Find Tourism and Travel partners in Sierra Leone
The World Travel and Tourism Council (WTTC) estimate that in 2011 travel and tourism made a total contribution of 7.3% of Sierra Leone’s GDP. Consequently the WTTC ranked the country 114th out of 181 nations worldwide in terms of relative contribution of tourism to the economy, 6.7% below the world average. Tourism’s contribution to GDP was set to rise by 5.5% pa over the coming decade (2011). The industry supports 6.3% of total employment, which is set to rise in line with growth in the sector meaning that by 2022 it is estimated that the sector will directly and indirectly employ 100,000 people. Visitor exports generated 10.3% of total exports in 2011 which is also forecast to increase. In 2010 Sierra Leone received 39,000 visitors.
A new tourism development act has been put in place, modelled on a similar Gambian development plan. The Ministry of Tourism and Culture is looking to create a solid and stable tourism climate to highlight the country’s unique cultural diversity. The restoration of Bunce Island, the Lumley Beach Development Project and the refurbishing of government owned hotels leased to the private sector are key projects of the ministry. The Sierra Leone Tourist Board points out the investment potential for ecotourism in the country, which has attracted interest but is underdeveloped at present. Infrastructure is also in need of development and the Sierra Leone Investment and Export Promotion Agency (SLIEPA) is the official body for helping and informing potential investors and exporters. At present the main tourist attractions are beaches and wildlife reserves. There is investment potential for a surfing industry although the best sites are currently difficult to access. ‘Voluntourism’, particularly related to agriculture, is growing in the country and has great scope for development.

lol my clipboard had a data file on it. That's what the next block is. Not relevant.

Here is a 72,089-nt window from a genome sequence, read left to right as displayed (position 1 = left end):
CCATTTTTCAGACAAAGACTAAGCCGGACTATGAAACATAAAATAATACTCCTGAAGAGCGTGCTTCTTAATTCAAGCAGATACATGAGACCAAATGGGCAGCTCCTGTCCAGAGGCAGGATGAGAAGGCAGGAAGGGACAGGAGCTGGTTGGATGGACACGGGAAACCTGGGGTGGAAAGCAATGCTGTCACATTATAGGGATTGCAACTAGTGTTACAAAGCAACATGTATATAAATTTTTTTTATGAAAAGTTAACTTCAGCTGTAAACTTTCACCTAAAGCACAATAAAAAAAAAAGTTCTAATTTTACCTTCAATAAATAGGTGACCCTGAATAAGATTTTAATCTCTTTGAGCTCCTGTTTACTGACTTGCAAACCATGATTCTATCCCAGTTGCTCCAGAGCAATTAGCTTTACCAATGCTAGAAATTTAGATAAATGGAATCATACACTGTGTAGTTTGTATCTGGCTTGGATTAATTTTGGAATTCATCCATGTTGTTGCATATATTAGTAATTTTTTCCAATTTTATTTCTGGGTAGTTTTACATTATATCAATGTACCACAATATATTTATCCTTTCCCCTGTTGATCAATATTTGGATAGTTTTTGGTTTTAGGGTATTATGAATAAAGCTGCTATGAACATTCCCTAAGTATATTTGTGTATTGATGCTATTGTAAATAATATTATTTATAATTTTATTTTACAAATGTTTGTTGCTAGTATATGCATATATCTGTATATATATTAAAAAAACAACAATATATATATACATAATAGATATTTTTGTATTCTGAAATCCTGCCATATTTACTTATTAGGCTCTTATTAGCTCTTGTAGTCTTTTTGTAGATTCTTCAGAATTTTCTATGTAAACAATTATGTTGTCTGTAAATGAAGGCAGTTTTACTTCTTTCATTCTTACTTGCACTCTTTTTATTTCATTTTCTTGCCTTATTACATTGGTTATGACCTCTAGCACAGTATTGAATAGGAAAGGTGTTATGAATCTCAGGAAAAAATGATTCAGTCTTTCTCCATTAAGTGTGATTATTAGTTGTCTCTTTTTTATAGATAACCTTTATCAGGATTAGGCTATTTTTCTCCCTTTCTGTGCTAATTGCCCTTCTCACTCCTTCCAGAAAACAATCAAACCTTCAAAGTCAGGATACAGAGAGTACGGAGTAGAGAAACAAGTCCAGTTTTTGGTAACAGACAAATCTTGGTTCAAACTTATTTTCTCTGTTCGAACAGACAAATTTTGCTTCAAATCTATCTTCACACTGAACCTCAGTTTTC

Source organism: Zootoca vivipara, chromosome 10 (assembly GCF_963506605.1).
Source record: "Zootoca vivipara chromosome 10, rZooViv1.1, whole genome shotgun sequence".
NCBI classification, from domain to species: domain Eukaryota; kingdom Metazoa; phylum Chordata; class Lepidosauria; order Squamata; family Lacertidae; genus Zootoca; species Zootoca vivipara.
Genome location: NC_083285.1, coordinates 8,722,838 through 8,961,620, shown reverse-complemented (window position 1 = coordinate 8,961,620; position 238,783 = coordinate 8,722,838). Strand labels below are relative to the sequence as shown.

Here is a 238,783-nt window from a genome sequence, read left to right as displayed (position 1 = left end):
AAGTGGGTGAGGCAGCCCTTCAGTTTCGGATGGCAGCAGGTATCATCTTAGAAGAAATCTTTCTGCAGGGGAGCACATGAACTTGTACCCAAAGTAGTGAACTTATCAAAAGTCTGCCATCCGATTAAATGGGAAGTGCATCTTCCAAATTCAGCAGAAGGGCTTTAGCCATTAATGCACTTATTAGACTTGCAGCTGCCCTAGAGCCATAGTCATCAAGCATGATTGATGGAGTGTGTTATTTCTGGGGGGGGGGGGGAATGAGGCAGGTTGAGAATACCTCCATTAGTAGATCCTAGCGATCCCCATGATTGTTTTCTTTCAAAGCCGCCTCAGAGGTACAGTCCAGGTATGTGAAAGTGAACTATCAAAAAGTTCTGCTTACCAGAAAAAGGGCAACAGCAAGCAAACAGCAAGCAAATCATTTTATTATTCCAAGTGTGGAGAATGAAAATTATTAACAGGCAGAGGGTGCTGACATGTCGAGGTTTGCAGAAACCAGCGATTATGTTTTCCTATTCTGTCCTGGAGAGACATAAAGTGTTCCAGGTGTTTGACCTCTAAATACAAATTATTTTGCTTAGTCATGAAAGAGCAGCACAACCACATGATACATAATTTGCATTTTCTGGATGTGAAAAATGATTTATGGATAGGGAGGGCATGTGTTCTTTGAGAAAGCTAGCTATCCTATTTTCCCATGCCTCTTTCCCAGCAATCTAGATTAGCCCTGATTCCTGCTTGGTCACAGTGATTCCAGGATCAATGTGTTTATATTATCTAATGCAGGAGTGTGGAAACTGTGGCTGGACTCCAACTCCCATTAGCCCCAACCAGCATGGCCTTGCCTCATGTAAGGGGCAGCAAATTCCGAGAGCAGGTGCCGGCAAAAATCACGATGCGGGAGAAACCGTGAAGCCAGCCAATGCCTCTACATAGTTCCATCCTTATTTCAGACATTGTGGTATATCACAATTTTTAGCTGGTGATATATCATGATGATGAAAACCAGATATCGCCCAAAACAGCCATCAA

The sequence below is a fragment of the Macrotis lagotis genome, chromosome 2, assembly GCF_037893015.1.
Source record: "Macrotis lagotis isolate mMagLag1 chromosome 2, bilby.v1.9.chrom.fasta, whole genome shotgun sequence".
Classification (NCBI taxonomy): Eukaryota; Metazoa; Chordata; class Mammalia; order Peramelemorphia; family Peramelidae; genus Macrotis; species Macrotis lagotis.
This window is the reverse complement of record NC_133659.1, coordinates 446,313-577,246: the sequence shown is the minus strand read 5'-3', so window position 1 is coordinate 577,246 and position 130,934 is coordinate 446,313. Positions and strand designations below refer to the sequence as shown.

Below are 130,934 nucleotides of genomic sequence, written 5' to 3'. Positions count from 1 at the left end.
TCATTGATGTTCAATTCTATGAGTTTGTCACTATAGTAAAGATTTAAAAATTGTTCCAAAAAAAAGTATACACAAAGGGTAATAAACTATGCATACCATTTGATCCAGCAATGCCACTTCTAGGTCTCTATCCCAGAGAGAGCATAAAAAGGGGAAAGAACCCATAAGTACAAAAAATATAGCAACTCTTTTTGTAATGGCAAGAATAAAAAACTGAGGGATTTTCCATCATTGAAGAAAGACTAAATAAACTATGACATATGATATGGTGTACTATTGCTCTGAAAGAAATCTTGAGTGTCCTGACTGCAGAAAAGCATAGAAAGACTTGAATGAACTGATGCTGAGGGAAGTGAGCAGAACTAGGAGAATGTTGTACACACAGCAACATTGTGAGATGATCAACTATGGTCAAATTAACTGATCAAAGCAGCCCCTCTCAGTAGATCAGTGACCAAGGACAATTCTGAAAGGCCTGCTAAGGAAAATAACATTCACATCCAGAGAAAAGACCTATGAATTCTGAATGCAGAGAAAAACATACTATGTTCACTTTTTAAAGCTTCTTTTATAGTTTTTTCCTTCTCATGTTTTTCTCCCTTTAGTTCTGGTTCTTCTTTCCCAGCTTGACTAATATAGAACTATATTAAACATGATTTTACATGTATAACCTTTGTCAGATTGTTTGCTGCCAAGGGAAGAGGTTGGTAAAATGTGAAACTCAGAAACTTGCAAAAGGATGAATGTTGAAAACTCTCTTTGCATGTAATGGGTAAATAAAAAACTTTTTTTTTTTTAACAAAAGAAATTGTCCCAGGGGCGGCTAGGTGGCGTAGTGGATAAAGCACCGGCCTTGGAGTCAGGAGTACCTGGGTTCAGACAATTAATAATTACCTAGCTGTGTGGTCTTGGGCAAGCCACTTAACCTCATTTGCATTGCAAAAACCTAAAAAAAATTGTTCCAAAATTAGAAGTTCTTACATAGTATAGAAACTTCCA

Investment in the travel and tourism industry was SLL39.1bn in 2011, constituting 6.0% of total investment. This was expected to rise by 11.0% in 2012, and then continue to rise by 6.4% pa over the following ten years, reaching SLL80.3bn by 2022.